Richard Meelia, the CEO who led Covidien plc (NYSE:COV) in its various incarnations for more than two decades will hand over the keys to the corner officer to José (Joe) Almeida today without fanfare.
Meelia, 62, was named president & CEO of Covidien in June 2007, after it was spun out of the disintegrating Tyco International. He was elected chairman in October 2008 and has been with the company in its different forms for 20 years.
Meelia was also president at Kendall Healthcare Products Co., which was spun into Tyco Healthcare and then Covidien, growing the business from $600 million to more than $10.4 billion in 2010.
Meelia will stay on as non-executive chairman of Covidien’s board for a transition period of up to a year after his retirement, according to a press release
In a statement sent to MassDevice Meelia said he had every confidence in his successor.
“Joe Almeida is a great leader who has proven his mettle over many years, most recently in his outstanding direction of our Medical Devices segment,” he said. “As I prepare to transition my responsibilities to Joe, I have every confidence that, backed by our superb global workforce, he will lead our Company on to even better performance and greater success in the years to come.”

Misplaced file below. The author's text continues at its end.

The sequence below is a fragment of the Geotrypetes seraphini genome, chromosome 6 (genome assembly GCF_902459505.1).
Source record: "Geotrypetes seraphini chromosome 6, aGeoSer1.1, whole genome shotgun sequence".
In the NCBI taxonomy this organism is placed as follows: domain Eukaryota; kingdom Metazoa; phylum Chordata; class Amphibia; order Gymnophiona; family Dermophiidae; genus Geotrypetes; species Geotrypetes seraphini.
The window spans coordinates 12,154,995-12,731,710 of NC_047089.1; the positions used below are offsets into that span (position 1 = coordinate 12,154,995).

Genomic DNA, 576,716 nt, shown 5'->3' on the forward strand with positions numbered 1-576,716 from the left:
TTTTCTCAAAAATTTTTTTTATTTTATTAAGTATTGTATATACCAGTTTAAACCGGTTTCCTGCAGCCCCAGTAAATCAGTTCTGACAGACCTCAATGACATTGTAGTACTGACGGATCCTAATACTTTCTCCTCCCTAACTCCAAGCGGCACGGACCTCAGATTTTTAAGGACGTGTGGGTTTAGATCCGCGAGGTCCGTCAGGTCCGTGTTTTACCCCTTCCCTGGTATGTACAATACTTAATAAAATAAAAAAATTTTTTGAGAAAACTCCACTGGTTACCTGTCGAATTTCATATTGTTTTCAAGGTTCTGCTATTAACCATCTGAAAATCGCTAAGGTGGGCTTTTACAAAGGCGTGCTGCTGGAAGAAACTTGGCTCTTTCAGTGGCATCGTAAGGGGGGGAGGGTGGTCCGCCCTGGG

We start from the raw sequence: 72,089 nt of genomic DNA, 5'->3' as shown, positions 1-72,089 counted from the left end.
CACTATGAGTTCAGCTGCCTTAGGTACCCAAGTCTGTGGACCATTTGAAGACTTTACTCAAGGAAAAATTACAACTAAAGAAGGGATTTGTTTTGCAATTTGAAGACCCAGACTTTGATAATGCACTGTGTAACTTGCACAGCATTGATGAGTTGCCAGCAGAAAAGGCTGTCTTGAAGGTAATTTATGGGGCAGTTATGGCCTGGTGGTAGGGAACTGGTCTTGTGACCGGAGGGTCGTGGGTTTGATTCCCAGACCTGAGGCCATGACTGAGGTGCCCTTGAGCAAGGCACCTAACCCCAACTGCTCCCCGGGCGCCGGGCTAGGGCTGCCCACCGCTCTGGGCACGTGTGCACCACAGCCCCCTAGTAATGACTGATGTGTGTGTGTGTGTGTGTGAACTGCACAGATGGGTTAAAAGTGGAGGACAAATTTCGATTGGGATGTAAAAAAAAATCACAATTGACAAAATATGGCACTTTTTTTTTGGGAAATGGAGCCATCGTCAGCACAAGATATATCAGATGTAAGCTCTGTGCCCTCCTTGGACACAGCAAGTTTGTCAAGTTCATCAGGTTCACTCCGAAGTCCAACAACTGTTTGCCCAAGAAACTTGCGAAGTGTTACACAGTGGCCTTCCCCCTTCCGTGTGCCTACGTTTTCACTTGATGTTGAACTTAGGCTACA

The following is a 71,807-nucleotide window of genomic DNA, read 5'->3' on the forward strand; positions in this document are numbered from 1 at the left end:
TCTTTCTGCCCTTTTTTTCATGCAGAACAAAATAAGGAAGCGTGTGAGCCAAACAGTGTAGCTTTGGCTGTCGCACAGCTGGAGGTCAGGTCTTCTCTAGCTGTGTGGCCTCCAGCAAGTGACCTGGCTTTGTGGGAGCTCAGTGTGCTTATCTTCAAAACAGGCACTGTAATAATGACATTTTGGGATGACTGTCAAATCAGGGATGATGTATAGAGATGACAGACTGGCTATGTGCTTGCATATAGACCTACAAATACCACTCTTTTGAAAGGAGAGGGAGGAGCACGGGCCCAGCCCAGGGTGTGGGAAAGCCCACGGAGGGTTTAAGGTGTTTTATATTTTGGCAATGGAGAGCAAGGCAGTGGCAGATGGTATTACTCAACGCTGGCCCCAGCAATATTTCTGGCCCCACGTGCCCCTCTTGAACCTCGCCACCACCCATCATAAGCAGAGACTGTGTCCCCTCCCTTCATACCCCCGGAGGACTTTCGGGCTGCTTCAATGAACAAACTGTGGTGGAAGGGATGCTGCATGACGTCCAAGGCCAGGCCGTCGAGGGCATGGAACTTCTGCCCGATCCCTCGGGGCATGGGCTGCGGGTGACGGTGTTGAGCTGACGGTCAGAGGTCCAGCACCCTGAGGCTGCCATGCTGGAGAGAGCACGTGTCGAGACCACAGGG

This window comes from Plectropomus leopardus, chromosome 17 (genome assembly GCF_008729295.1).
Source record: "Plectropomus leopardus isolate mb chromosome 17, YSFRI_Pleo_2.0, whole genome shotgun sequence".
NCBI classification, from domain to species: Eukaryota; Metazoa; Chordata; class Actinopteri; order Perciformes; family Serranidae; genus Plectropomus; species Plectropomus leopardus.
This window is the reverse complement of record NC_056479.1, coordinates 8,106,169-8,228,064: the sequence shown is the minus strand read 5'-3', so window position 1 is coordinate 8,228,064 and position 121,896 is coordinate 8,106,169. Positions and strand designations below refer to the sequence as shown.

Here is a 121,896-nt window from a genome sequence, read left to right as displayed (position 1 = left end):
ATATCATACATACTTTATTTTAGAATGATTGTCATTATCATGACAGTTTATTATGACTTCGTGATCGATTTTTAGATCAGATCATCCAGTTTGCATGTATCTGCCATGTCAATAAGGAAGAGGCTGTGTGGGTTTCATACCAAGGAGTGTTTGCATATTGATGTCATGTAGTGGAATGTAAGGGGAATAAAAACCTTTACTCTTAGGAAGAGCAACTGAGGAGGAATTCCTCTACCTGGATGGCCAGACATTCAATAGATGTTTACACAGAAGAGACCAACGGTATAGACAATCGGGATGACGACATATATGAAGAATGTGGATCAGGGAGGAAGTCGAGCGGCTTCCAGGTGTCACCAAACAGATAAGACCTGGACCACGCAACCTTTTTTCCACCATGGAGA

In December, a contemplative Meelia discussed his tenure with both Covidien and Tyco, saying that the biggest challenge for him was transforming the culture of the company from an “EPS [earnings per share] era to the innovation-era,” putting significant resources into research and development.
Meelia also detailed navigating the company through the 2002 scandal involving Kozlowski, the former CEO of Tyco, who was convicted in 2005 of taking more than $100 million from the company. He is serving eight to 25 years in a New York state prison.
“No one knew that there were all these apartments, $6,000 shower curtains, $15,000 umbrella stands, forgiven loans. That was when it wasn’t so great to be a part of Tyco,” he said. “That was when all the U.S Surgical t-shirts and the Kendall t-shirts started being worn and all the Tyco clothing was put in the back of the closet.”
Meelia said Tyco Healthcare’s decision to preserve the brands of the companies it acquired “saved our bacon” during the scandal, as they avoided being lumped in with other corporate pariahs like Enron.
The scandal taught him a valuable lesson about compliance, he noted.
“If you don’t have the compliance, the controls, the processes, the policies, the things that keep you out of trouble, you just get into places you don’t ever want to be,” Meelia said. “The first time I understood what a forensic accountant was was when I had 12 of them sitting across the table from me. We were fortunate we had good control that didn’t cause any criminal activity, but that was just luck.”